Residents Are Already Rejecting Attempt To ‘Nickle And Dime’ Working Class With Soda Tax

Photo: Mariyana M/Shutterstock

Daily Caller News Foundation logo
Steve Birr Vice Reporter
Font Size:

Lawmakers in Illinois are considering following the example of Philadelphia by imposing a large beverage tax on sugary products in the name of improving public health.

Specifically, legislators propose a one cent per ounce tax on sugary drinks in an effort to reduce obesity throughout Illinois, but local businesses are concerned it will put another onerous financial burden on stores. The tax applies to retailers, who will then adjust their product prices to account for the added costs, which could be imposed by May, 2017. The proposal would focus primarily on bottled soda, but will also apply to sugary syrup used in coffee shops and soda from a tap, reports KFVS.

Owners of coffee shops and markets throughout the state are already voicing opposition to the tax, which they fear will drive away business.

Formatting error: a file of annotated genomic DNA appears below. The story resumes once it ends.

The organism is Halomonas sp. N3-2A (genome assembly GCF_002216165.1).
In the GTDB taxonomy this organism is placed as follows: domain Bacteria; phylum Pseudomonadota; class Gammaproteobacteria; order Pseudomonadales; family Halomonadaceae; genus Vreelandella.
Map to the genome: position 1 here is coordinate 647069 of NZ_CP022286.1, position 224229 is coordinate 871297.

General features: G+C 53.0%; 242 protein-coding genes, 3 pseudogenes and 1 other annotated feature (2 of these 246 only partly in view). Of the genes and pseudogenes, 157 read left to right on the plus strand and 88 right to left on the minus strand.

“Little by little, nickle and dime-ing the hard working man, and the business owner, its going to make it even harder on us,” Joseph Labotte of Botski’s Cafe and Coffee told KFVS.

While not nearly as costly as the recently introduced soda tax in Philadelphia, the proposal will still lead to a noticeable markup on sugary products. A 12 pack of 12-ounce soda cans will cost roughly $1.44 more if the state legislators pass the proposal.

Many consumers are still in shock at price hikes across Philadelphia due to a similar soda tax that took effect Jan 1. In response to a growing body of disgruntled residents, Mayor Jim Kenney is heaping blame on businesses. Kenney, who led the charge for the passage of the tax, is lashing out at the business community over higher prices, even accusing retailers of stirring up resentment against the tax.

Kenney is accusing retailers of price gouging, purposefully constructed to undermine the tax and the efforts of the local government.

Follow Steve on Twitter

Content created by The Daily Caller News Foundation is available without charge to any eligible news publisher that can provide a large audience. For licensing opportunities of our original content, please contact